APPEA, an organization speaking for the Australian oil and gas industry, has slammed the Green Party’s proposal to ban drilling in the Great Australian Bight, off southern Australia.
Earlier this week, environmentalists and the Green Party have lashed out against BP’s soon-to-be-decided-on drilling plan, saying that drilling in the area containing a marine park would threaten marine life, fisheries and eco-tourism operators.
The Green Party even said it would propose a bill to the Senate that would see the Great Australian Bight marine park “protected from companies wanting to drill for oil and gas.”
“The Parliament has to step in and make sure that this this national treasure is protected for generations to come,” said South Australian Greens Senator Sarah Hanson-Young. “BP will put this spectacular marine park at risk and, if they’re given approval, there are several other companies lining up behind them.
“Allowing the company responsible for the Gulf of Mexico spill to drill in the Great Australian Bight is a disaster waiting to happen.”
The regulating body NOPSEMA is due to rule on BP’s latest application for a license to drill in the Bight within a week, and the Greens are calling for the decision to be delayed so that greater scrutiny of the proposal can be undertaken.
Offshore Energy Today has reached out to BP seeking comment on the potential impact of the proposed bill on its offshore operations in the area. BP did not respond.
While we have yet to hear from BP, APPEA, a body representing the oil and gas industry in Australia, has warned that a ban on drilling in the Great Australian Bight would possibly increase Australia’s dependence on imported oil and “deprive South Australia of much-needed new investment and jobs while delivering no environmental benefit.”
The organization’s director for South Australia, Mathew Doman, said: “The legislation proposed by the Greens would undermine NOPSEMA’s independence and integrity and the regulatory certainty that is necessary to attract new investment in offshore exploration.
“Australia already imports most of its oil. Unless new discoveries are made, we will soon be relying on imports for all of our transport fuels.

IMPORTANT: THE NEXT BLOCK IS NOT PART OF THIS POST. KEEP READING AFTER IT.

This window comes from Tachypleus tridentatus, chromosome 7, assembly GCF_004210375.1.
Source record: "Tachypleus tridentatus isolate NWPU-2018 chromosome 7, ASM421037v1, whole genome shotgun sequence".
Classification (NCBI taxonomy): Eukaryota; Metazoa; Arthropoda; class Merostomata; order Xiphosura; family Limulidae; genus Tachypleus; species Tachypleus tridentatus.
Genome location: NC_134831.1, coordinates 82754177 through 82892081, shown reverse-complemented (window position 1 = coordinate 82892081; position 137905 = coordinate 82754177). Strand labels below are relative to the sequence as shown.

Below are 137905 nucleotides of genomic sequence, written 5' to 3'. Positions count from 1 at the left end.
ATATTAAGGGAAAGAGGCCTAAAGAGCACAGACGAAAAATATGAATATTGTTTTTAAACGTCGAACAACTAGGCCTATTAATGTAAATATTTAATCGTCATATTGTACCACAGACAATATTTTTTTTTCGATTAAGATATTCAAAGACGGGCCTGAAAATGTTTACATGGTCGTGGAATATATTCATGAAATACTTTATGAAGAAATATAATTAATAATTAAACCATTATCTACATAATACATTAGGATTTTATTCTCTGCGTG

“Companies that are prepared to invest hundreds of millions of dollars in exploration activity should be allowed to get on with the job.”
He said put faith in NOPSEMA’s abilities and integrity, adding that any proposed drilling would only proceed after intense scrutiny by NOPSEMA.
“With proper regulatory oversight, there’s no reason why South Australia cannot have a safe, sustainable offshore petroleum industry, just Victoria and Western Australia have had for several decades.
The BP plan
British oil company BP has recently submitted a second environment plan proposing drilling of two exploration wells in the Great Australian Bight.
The oil firm’s first plan, proposing four exploration wells, was rejected by the Australian offshore safety and environmental management authority NOPSEMA, as it didn’t meet the regulatory requirements. NOPSEMA is expected to come back with the decision by September 19, 2016.
BP’s second environment plan entitled “Great Australian Bight Exploration Drilling Programme (Stromlo-1 and Whinham-1)” proposes to drill two wells.
The wells are Stromlo-1 and Whinham-1 respectively and will be drilled using the world’s largest semi-submersible drilling rig, the Ocean Greatwhite.
Stromlo-1 is located some 600 kilometers west of Port Lincoln and 400 kilometers southwest of Ceduna, in a water depth of approximately 2250 meters. Whinham-1 is located approximately 600 kilometers west of Port Lincoln and 350 kilometers m southwest of Ceduna, in a water depth of approximately 1150 meters.
According to the proposed plan, the drilling program is scheduled to start from Q4 2016 to Q1 2017. BP anticipates that each well will take approximately 75 days to drill. In the event of any technical or equipment delays, the duration may be greater, so the assessment for each of the wells has allowed for up to 150 days. NOPSEMA is expected back with the decision by September 19, 2016.